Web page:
Gale Photography bio picture
  • Welcome to Gale Photography

    Hello, and welcome to my website! I'm Derek Gale, photography trainer and Fine Art photographer.

    If you are looking to improve your photographic creativity, skills or knowledge, check out the Photography Training pages.

    For beautiful Fine Art images that showcase my personal vision take a look at the Fine Art Photography pages.

    You can keep up to date with me by subscribing to "Writing with Light", my e-mail newsletter, which has special offers, photography tips, and news. Just go to "Contact Me" above and click the “Please subscribe me!” link. I won't pass on your details to anyone else, and it's easy to unsubscribe.

    You can also automatically receive updates when I write new blog posts. Just press the "RSS Feed" button above.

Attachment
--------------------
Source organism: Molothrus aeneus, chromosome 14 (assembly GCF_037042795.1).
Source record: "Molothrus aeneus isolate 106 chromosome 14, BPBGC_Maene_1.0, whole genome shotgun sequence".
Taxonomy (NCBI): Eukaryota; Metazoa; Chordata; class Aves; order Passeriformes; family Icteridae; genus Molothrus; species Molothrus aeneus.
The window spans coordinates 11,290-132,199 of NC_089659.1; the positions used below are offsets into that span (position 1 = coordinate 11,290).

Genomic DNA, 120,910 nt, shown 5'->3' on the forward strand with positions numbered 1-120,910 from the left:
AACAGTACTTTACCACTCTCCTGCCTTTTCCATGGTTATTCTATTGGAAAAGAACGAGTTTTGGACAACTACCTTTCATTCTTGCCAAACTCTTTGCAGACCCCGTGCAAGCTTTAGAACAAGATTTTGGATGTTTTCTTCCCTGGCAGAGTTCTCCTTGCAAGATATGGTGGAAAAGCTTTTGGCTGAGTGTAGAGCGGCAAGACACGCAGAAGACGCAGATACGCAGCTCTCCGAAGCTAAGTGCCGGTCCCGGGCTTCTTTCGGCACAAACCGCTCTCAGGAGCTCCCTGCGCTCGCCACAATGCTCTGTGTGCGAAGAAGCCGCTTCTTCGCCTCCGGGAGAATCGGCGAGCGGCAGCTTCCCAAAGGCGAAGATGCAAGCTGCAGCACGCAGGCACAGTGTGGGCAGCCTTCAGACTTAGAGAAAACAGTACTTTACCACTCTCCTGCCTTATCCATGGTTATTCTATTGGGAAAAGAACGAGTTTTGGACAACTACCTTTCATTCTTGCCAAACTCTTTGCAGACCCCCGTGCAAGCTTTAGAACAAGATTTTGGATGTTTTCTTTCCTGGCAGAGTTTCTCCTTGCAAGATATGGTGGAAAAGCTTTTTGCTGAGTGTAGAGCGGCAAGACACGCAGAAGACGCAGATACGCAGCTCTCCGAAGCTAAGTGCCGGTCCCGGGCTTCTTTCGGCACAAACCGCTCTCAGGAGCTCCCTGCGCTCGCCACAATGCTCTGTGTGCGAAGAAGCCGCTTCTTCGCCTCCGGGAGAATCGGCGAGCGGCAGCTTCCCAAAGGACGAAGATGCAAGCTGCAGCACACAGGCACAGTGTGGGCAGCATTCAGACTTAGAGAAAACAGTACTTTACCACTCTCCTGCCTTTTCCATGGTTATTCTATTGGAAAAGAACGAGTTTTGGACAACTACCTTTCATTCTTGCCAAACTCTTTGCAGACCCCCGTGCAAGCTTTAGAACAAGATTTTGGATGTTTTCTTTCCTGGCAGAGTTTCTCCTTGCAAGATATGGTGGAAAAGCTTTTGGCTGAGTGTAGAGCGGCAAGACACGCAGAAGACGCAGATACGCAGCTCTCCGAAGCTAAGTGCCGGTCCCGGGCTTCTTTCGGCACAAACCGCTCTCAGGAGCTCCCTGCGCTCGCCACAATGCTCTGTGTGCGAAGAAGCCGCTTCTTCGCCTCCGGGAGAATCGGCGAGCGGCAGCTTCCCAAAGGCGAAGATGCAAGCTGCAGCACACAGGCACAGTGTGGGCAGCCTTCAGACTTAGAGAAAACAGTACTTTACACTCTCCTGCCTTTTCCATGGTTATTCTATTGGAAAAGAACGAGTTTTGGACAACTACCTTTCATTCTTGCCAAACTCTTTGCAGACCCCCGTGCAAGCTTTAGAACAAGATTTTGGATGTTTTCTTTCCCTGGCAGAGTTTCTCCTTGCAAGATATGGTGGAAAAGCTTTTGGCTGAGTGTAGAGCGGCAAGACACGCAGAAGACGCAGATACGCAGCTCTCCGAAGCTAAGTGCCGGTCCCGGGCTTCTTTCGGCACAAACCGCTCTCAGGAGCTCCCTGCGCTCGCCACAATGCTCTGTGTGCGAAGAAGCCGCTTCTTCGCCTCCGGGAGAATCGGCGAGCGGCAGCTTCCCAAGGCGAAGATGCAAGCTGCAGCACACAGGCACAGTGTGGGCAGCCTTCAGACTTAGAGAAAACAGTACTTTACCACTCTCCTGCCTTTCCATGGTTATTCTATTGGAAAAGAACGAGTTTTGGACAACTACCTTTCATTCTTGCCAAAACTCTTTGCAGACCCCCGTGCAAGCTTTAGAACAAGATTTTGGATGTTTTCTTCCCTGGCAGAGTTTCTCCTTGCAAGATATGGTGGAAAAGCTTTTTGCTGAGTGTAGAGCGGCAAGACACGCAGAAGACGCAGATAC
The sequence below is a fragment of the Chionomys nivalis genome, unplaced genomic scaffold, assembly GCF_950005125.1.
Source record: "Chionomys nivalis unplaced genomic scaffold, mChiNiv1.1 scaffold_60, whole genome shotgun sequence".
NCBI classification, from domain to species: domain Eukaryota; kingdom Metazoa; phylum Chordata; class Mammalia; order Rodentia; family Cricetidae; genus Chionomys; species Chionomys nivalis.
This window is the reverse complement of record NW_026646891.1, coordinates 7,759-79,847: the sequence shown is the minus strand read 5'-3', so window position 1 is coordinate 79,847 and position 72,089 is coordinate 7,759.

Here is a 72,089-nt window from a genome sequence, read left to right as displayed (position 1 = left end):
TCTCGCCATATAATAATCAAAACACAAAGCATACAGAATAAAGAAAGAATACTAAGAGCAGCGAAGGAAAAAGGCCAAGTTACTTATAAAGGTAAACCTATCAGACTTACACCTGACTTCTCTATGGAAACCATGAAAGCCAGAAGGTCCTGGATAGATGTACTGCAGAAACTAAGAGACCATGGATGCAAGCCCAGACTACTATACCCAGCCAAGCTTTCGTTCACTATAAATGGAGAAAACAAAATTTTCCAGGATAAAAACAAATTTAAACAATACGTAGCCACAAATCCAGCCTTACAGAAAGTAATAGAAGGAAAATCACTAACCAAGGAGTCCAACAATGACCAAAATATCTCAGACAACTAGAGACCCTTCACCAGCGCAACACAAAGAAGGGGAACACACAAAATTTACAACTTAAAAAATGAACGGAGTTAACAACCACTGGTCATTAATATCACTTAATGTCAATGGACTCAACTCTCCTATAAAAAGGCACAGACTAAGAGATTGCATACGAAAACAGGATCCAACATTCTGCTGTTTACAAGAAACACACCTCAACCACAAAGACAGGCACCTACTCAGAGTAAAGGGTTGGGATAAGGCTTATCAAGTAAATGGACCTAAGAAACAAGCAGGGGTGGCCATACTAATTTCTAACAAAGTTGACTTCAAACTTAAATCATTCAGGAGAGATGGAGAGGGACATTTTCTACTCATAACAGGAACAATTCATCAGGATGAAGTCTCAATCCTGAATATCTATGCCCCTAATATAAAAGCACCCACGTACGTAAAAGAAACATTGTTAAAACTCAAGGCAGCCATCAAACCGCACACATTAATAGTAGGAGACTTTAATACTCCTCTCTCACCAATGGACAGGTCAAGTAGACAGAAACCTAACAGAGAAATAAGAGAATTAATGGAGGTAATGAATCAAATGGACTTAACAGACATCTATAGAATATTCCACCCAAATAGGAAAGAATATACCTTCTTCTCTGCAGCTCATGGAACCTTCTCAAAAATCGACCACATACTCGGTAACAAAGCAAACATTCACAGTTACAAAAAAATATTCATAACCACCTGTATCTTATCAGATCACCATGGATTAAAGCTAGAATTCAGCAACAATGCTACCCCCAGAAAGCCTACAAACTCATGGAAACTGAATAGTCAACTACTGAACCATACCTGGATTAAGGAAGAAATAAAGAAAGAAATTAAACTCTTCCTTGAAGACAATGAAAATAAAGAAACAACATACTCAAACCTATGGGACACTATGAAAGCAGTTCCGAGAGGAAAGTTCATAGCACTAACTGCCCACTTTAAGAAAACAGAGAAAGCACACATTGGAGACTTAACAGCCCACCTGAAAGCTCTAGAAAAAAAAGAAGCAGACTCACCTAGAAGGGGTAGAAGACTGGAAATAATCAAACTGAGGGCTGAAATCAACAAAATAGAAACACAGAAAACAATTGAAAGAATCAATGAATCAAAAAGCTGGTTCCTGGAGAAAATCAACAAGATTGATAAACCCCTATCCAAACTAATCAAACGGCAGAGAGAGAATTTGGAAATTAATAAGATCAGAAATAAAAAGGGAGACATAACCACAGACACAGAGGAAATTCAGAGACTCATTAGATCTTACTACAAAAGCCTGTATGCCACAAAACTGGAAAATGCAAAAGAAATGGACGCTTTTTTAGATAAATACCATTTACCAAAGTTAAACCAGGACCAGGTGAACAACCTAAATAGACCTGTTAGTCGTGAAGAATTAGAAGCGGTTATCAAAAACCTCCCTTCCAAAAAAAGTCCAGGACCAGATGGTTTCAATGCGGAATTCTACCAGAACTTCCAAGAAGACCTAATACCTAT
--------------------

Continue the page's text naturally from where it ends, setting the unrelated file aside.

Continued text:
Looking forward to hearing from you! In the meantime read my blog posts below. They're full of useful info...

    For Gale Photography's cookies policy please click here.

  • Follow @galephoto on Twitter

Stuck inside ‘cos it’s raining again!

It’s probably not escaped your attention that here in the UK it’s been raining quite a lot this winter.  There’s a limit to how many water images you can shoot (I’ve shot loads this year!), so what can you photograph when you’re stuck inside again because of the weather?  I reckon there’s lots, especially abstract images!  Just turn on your imagination.

"Kaleidoscope window" by Derek Gale

“Kaleidoscope window” by Derek Gale

You could get out your optical toys, here a simple plastics-lensed insect eye kaleidoscope, and just look out of the window.  You need to use a camera phone or compact camera for this type of image as DSLR lenses are just too big to fit inside the toy.

"The clothes airer" by Derek Gale